International long-distance traffic growth has slowed from its recent-years rate of about 13 percent a year to just four percent in 2011, acording to TeleGeography.
International long-distance traffic grew four percent in 2011, to 438 billion minutes, TeleGeography says. None of that would seem particularly unusual. The global industry is accustomed to the idea that over the top calling will continue to grow, especially on the expensive international routes, and that shift of traffic now is being felt in slower-growing international call volumes, at least in the form of minutes of use on the global public networks.
Voice revenue and volume still is important, in a revenue sense, for nearly all service providers, to some extent. The exceptions are those firms that largely have bundled domestic “long distance” with “local,” IP telephony and VoIP providers for whom “international calling” is a small part of the overall business, and those service providers carrying very little long-distance toll traffic.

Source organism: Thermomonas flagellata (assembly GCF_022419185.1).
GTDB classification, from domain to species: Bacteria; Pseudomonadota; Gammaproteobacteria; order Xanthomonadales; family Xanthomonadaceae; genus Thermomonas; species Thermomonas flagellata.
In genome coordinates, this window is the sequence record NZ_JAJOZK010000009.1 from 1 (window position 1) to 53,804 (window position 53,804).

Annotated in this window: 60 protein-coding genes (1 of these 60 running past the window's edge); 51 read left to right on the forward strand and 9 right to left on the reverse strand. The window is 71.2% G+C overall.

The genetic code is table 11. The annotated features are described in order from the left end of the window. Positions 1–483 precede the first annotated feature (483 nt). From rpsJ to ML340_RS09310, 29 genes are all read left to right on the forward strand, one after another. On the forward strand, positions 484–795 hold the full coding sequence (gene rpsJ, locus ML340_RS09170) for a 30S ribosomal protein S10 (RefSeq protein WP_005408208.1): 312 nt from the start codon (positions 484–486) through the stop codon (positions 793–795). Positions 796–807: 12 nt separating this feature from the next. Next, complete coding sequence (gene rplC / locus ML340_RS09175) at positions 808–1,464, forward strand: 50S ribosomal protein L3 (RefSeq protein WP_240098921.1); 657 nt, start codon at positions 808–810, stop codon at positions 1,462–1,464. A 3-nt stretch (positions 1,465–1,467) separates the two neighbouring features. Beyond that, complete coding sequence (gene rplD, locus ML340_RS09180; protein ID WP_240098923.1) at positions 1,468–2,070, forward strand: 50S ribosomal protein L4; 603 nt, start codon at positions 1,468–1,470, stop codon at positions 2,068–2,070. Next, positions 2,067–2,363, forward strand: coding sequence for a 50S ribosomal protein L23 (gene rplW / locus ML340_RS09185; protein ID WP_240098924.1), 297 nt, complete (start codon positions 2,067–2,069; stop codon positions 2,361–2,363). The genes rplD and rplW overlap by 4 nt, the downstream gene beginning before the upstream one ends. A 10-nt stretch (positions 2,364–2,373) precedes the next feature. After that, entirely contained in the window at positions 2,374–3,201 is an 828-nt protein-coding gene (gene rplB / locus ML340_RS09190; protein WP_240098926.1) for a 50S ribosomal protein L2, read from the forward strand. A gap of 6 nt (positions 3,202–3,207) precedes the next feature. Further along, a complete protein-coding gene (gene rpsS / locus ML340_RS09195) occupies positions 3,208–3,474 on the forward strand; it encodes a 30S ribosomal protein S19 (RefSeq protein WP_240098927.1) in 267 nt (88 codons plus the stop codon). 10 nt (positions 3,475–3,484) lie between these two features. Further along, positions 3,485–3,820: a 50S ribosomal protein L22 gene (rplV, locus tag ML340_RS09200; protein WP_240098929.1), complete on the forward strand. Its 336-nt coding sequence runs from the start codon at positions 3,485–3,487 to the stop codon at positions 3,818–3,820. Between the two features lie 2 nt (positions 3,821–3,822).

“This growth rate was less than one-third of the industry’s long-run historical average of 13 percent annual growth,” TeleGeography says. But the trend itself is something service providers have been grappling with for more than a decade.
To nobody’s surprise, Skype’s cross-border traffic has grown 48 percent in 2011, to 145 billion minutes.
TeleGeography estimates that Skype added 47 billion minutes of international traffic in 2011, more than twice as much as all the telephone companies in the world, combined. That’s no surprise: “free or low cost” will beat “high cost” nearly every time. International long distance growth rates have slowed.